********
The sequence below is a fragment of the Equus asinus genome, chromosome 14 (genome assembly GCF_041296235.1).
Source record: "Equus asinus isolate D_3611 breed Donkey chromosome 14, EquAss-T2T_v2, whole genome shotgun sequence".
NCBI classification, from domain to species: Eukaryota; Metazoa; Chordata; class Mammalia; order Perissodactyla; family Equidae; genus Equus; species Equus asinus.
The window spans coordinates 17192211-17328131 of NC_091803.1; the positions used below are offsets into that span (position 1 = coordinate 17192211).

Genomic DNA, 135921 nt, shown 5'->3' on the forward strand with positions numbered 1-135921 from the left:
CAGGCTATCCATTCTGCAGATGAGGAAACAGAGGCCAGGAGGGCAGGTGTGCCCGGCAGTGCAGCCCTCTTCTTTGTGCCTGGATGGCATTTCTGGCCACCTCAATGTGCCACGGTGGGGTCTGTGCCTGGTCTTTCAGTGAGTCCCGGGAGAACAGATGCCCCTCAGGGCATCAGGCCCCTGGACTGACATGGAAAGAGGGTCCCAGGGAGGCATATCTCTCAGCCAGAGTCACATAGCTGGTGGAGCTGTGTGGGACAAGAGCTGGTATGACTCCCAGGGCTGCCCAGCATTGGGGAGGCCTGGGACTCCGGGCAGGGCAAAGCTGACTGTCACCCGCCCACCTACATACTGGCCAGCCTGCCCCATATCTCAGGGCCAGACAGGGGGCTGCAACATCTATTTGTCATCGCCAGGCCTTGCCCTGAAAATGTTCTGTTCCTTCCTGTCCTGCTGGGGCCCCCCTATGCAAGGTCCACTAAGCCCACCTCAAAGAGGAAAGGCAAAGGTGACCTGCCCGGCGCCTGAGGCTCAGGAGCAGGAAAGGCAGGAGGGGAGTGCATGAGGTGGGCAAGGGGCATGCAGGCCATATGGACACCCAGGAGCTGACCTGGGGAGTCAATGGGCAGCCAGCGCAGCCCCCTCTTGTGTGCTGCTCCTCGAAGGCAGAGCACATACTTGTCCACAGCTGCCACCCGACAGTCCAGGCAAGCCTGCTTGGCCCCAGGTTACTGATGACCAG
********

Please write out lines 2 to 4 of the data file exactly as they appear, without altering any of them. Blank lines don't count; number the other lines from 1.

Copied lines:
Source record: "Equus asinus isolate D_3611 breed Donkey chromosome 14, EquAss-T2T_v2, whole genome shotgun sequence".
NCBI classification, from domain to species: Eukaryota; Metazoa; Chordata; class Mammalia; order Perissodactyla; family Equidae; genus Equus; species Equus asinus.
The window spans coordinates 17192211-17328131 of NC_091803.1; the positions used below are offsets into that span (position 1 = coordinate 17192211).